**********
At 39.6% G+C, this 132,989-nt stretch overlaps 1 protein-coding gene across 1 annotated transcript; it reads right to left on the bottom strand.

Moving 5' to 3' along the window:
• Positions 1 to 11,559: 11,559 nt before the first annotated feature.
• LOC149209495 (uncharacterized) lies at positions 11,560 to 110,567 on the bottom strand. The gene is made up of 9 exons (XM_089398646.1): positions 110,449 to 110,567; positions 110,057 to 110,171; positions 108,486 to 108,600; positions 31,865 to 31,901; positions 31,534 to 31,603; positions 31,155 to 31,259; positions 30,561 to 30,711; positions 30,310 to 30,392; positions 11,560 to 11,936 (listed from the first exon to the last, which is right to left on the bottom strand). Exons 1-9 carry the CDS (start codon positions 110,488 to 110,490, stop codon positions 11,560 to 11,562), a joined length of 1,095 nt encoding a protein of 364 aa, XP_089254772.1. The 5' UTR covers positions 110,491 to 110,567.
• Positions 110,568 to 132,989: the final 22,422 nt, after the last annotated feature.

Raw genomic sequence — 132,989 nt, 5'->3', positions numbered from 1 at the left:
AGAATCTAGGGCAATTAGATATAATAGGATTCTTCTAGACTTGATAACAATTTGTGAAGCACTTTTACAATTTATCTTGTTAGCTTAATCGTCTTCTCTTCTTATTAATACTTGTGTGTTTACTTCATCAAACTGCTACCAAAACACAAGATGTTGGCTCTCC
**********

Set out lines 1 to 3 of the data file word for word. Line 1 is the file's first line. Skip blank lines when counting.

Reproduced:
At 39.6% G+C, this 132,989-nt stretch overlaps 1 protein-coding gene across 1 annotated transcript; it reads right to left on the bottom strand.

Moving 5' to 3' along the window:
• Positions 1 to 11,559: 11,559 nt before the first annotated feature.